Influenced by the Abstract Expressionist painters he befriended in the 1940s, Aaron Siskind’s work features abstracted textures and patterns excerpted from the real world. Often calligraphic in form, the urban facades, graffiti, stains, and debris he photographed capitalize on the flatness of the picture plane. In Pleasures and Terrors of Levitation, his studies of male divers against a blank sky experiments with the figure-ground relationship. "Callahan and Siskind had vastly different visual styles and interests in subject matter" said Arpad Kovacs, assistant curator of photographs at the J. Paul Getty Museum. "However, both emphasized the expressive possibilities of the medium rather than the mechanics of producing a photograph. It was this shared interest in constantly challenging their students that came to define their influential presence at the ID."

Also featured in the exhibition is work by a number of founding ID photography instructors and those who taught in the years Metzker attended the school, including György Kepes, Nathan Lerner, Henry Holmes Smith, Arthur Siegel, Edmund Teske, Art Sinsabaugh, and Frederick Sommer. Another gallery is dedicated to the work of ID students Kenneth Josephson, Joseph Sterling, Joseph Jachna, and Charles Swedlund, all of whom, together with Metzker, were featured in a 1961 issue of Aperture magazine that extolled the virtues of the ID’s photography program.

The Photographs of Ray K. Metzker and the Institute of Design is organized in collaboration with The Nelson-Atkins Museum of Art in Kansas City, Missouri. The J. Paul Getty Museum has added photographs from its own collection and other key loans to those on loan from The Nelson-Atkins Museum. The exhibition is accompanied by a publication about Metzker’s life and work by Keith F. Davis.

Ray K. Metzker, American (b. 1931). Philadelphia, 1983. Gelatin silver print. Gift of Hallmark Cards, Inc., 2005.27.1963. © Ray K. Metzker, Courtesy of the Laurence Miller Gallery.

Aaron Siskind, American, 1903-1991, Pleasures and Terrors of Levitation 94, 1961, Gelatin silver print, Image: 27.9 x 26.1 cm, The J. Paul Getty Museum, Los Angeles, © Aaron Siskind Foundation, 84.XM.1012.107.

Aaron Siskind, American, 1903-1991, Pleasures and Terrors of Levitation 94, 1961, Gelatin silver print, Image: 27.9 x 26.1 cm, The J. Paul Getty Museum, Los Angeles, © Aaron Siskind Foundation.

Ray K. Metzker, American, born 1931, New Mexico, negative 1972; print 1987, Gelatin silver print, Image: 17.8 x 27.9 cm, The Nelson-Atkins Museum of Art, Gift of the Hall Family Foundation, 2011.21.37, © Ray K. Metzker.

Ray K. Metzker, American (b. 1931). Double Frames: Philadelphia, 1965. Gelatin silver print (printed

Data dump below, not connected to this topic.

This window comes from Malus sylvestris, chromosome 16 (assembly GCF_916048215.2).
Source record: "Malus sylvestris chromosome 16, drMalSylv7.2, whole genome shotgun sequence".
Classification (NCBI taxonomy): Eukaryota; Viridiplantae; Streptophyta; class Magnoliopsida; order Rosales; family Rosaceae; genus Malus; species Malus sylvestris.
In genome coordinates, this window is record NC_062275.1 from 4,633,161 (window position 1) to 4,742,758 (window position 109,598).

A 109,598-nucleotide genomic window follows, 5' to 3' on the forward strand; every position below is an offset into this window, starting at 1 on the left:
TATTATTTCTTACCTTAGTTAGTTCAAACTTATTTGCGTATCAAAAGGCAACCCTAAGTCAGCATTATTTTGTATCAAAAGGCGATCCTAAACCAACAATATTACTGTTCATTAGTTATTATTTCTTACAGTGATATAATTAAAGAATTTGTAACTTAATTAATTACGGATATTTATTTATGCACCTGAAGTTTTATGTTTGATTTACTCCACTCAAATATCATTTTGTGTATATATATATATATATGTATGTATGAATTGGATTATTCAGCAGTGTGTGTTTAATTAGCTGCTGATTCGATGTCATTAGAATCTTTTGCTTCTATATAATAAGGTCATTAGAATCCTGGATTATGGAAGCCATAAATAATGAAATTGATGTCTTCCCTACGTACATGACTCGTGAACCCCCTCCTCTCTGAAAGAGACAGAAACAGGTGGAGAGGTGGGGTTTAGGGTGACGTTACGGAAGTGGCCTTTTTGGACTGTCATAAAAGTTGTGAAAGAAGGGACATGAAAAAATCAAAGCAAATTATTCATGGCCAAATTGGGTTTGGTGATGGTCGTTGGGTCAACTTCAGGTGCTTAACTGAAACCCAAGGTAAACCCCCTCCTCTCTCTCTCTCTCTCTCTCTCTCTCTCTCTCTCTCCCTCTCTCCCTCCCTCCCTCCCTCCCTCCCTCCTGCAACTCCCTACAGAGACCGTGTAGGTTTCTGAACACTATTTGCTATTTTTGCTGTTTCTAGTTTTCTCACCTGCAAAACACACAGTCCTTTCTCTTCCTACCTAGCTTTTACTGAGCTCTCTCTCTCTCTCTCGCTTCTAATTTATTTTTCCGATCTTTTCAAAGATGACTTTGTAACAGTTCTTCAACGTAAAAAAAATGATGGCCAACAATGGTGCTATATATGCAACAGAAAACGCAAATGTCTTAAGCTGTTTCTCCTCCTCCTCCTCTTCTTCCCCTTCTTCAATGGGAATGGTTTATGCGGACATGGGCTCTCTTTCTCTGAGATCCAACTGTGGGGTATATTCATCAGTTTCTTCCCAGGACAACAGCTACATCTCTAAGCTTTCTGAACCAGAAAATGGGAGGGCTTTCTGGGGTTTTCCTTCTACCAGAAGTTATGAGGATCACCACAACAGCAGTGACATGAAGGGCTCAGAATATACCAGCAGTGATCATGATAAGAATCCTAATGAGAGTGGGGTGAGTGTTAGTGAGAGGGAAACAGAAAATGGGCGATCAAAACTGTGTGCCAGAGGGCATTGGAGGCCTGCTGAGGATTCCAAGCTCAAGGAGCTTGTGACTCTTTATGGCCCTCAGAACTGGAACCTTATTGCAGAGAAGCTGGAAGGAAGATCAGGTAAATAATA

1984). Gift of the Hall Family Foundation, 2009.6.37. © Ray K. Metzker, Courtesy of the Laurence Miller
Gallery.

Ray K. Metzker, American, born 1931, Composites: Nude, negative 1966; print 1984, Gelatin silver print, Image: 56.5 x 25.4 cm, The J. Paul Getty Museum, Los Angeles, © Ray K. Metzker, 2012.26.1.

Ray K. Metzker, American, born 1931, Double Frame: Philadelphia, negative 1965; print 1972, Gelatin silver print, Image: 21.6 x 9.8 cm, The Nelson-Atkins Museum of Art, Gift of the Hall Family Foundation, 2011.21.58.

 

Ray K. Metzker, American, born 1931, New Mexico, negative 1972; print 1987, Gelatin silver print, Image: 17.8 x 27.9 cm, The Nelson-Atkins Museum of Art, Gift of the Hall Family, Foundation, 2011.21.37, © Ray K. Metzker, EX.2012.5.70.

Ray K. Metzker, American, born 1931, Valencia, 1961, Gelatin silver print, Image: 14.3 x 22.9 cm, The Nelson-Atkins Museum of Art, Gift of the Hall Family Foundation, 2009.71.20, © Ray K. Metzker, EX.2012.5.102.

Ray K. Metzker, American, born 1931, City Whispers, Philadelphia, 1983, Gelatin silver print, Image: 24.5 x 24 cm, The J. Paul Getty Museum, Los Angeles, © Ray K. Metzker, 2012.27.\

Ray K. Metzker, American (b. 1931). Couplets: Atlantic City, 1968. Gelatin silver print. Gift of the Hall Family Foundation, 2009.6.44. © Ray K. Metzker, Courtesy of the Laurence Miller Gallery.

Ray K. Metzker, American (b. 1931). Philadelphia, 1964. Gelatin silver print (printed 1989). Gift of Hallmark Cards, Inc., 2005.27.1965. © Ray K. Metzker, Courtesy of the Laurence Miller Gallery.

 

Charles Swedlund, American, born 1935, Buffalo, NY, about 1970, Gelatin silver print, Image: 18.7 x 15.9 cm, The J. Paul Getty Museum, Los Angeles, Purchased in part with funds provided by an anonymous donor in memory of James N. Wood, © Charles Swedlund, 2012.39.